This week, Healthwatch England has written to the Health Secretary warning that Healthwatch organisations are unable to do their jobs properly due to funding cuts. It has been reported that there has been an 18% decline in the number of applications to study nursing this year, and Labour has requested that parliamentary time be allocated to debate Accountable Care Organisations (ACOs). The UK has reached an agreement to progress to the next stage of Brexit negotiations, and the Chancellor has confirmed the date of the Spring Statement.
Healthwatch warns Health Secretary over funding cuts
The chair of Healthwatch has written to the Health Secretary calling for “the department to step up its work with Healthwatch England and others in order to maintain an effective Healthwatch network”, after warnings that many organisations have had their budgets cut. The 152 Healthwatch groups across England are funded by local authorities, which have had to pass on funding reductions as a result of their own budgetary constraints. Healthwatch England estimates that funding was cut by £27.4 million, or 6.9%, in 2017/18, and some groups have experienced cuts of up to 17%.
Jane Mordue, the author of the letter to the Government, warned that these cuts are leaving Healthwatch organisations “unable to fulfil their statutory obligations”, as they often cover large geographical areas and can be staffed by as few as two people. The reductions have also had “n unwelcome impact on the ability of local Healthwatch to participate effectively in strategic discussions including work relating to sustainability and transformation partnerships and accountable care systems/organisations”.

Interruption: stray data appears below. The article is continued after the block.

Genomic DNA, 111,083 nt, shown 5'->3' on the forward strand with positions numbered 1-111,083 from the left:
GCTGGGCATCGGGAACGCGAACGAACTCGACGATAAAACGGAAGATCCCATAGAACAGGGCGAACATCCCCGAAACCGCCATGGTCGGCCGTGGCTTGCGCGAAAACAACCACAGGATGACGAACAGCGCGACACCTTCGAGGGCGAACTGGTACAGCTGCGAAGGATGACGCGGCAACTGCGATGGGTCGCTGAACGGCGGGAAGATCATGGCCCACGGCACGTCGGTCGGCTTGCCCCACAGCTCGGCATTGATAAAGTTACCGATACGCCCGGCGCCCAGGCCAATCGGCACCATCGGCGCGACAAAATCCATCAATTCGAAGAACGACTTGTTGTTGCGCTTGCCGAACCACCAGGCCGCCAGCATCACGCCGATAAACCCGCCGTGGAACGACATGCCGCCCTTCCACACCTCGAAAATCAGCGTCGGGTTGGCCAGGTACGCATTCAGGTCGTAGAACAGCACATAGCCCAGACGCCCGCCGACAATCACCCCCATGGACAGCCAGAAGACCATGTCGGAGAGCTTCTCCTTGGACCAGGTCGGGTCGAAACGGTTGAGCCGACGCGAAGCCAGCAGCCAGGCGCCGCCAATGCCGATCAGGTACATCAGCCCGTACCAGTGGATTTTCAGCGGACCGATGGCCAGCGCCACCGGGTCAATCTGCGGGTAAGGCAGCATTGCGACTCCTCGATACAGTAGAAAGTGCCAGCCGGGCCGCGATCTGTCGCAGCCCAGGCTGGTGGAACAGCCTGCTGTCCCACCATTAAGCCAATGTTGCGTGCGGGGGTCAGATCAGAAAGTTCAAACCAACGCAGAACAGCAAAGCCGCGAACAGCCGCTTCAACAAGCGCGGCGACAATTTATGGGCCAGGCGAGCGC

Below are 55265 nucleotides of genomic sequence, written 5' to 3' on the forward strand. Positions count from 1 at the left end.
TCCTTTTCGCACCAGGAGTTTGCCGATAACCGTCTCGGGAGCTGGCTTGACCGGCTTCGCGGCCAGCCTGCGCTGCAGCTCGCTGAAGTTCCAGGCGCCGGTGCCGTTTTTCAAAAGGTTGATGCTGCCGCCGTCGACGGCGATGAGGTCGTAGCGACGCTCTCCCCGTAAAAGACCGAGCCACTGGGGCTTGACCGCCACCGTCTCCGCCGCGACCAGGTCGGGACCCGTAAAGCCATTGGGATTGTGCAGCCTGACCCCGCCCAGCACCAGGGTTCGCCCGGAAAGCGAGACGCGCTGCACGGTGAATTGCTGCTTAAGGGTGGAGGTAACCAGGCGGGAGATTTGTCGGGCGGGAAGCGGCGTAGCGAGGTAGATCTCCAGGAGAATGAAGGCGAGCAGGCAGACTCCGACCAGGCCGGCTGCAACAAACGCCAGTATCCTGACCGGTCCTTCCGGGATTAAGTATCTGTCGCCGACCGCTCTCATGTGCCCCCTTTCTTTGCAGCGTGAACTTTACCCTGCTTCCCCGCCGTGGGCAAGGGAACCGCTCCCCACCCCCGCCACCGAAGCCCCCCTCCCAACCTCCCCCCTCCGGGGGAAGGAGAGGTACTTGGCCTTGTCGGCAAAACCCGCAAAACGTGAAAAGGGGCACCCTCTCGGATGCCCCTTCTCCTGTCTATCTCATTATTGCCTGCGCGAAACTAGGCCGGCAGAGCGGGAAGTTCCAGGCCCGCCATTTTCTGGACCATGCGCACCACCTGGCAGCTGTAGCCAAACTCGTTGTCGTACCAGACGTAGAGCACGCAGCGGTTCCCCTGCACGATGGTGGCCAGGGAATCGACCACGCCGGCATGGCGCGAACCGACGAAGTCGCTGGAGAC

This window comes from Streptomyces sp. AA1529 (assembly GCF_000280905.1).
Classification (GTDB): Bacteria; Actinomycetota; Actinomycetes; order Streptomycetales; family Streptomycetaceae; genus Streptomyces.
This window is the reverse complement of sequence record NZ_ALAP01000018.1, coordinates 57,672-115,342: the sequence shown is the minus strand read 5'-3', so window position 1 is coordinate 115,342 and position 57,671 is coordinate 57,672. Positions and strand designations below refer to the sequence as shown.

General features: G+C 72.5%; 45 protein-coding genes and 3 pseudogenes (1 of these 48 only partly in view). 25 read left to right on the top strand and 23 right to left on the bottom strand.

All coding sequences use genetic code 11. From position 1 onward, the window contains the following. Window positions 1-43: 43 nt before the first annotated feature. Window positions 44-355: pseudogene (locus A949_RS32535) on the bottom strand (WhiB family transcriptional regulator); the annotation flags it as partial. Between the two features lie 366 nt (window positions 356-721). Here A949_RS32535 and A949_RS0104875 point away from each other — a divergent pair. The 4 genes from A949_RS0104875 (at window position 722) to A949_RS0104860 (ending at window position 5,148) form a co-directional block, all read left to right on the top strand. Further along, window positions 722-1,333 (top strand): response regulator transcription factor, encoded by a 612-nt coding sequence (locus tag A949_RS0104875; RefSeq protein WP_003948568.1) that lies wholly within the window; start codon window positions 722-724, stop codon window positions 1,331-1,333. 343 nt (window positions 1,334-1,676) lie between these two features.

18% decline in applications to study nursing
The Royal College of Nursing has expressed concerns around a decline in the number of people applying to study nursing, with an 18% decline recorded in 2017. While the RCN makes clear that this has only translated into a 0.9% decrease in the number of students being accepted onto nursing courses across the UK, the RCN’s Associate Director of Policy and Public Affairs, Lara Carmona, said that “These figures show the future supply of nurses remains in peril – we have not seen the increase we need across the UK, despite government promises.” Carmona also pointed to the Government’s policy to remove student bursaries for nurses to allow numbers to increase by 10,000 and fund a 25% increase in training places, which has not materialised.
The RCN has also expressed concerns this week about the Government’s indication that pay rises for nurses will be linked to improved productivity, at the same time that the Health Secretary has commenced pay negotiations for 2018/19. The RCN emphasised when the Government previously suggested this approach, stating that “Nurses should not be expected in effect to fund their own pay rise. A fair pay rise is vital not just for nursing staff, but for patients and the NHS as a whole.”
Labour calls for parliamentary debate on ACOs